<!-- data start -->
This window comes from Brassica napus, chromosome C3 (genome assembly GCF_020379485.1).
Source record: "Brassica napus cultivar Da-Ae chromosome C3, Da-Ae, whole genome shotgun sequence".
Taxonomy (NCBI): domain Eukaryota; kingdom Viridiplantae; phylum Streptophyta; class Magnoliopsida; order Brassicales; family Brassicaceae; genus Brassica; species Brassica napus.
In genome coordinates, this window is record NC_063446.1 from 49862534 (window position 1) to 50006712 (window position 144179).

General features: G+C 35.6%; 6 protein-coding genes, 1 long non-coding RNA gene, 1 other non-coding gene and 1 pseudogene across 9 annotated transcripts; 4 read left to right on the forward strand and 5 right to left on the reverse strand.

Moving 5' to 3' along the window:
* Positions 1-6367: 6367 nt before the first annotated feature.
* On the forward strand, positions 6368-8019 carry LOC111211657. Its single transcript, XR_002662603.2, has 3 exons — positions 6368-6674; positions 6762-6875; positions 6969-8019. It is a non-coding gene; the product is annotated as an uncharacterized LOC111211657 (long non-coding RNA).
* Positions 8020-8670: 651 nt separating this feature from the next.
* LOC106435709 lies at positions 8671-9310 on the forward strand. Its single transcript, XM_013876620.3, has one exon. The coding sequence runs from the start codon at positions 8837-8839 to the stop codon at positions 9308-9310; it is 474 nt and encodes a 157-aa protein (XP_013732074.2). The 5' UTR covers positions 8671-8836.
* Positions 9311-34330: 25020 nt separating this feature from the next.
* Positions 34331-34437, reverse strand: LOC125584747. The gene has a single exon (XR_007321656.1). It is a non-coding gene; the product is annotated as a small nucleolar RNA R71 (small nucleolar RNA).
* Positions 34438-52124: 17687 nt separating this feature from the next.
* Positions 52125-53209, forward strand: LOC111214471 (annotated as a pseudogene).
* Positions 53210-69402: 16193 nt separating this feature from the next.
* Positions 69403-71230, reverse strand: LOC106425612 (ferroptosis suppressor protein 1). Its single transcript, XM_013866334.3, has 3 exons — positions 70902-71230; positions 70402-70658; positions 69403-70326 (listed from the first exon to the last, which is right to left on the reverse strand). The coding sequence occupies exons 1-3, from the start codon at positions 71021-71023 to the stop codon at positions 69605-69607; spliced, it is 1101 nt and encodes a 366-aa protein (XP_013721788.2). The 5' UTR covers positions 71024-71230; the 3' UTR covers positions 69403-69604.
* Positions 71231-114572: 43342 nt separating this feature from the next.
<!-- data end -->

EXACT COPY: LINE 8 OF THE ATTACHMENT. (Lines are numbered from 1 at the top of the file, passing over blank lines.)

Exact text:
* On the forward strand, positions 6368-8019 carry LOC111211657. Its single transcript, XR_002662603.2, has 3 exons — positions 6368-6674; positions 6762-6875; positions 6969-8019. It is a non-coding gene; the product is annotated as an uncharacterized LOC111211657 (long non-coding RNA).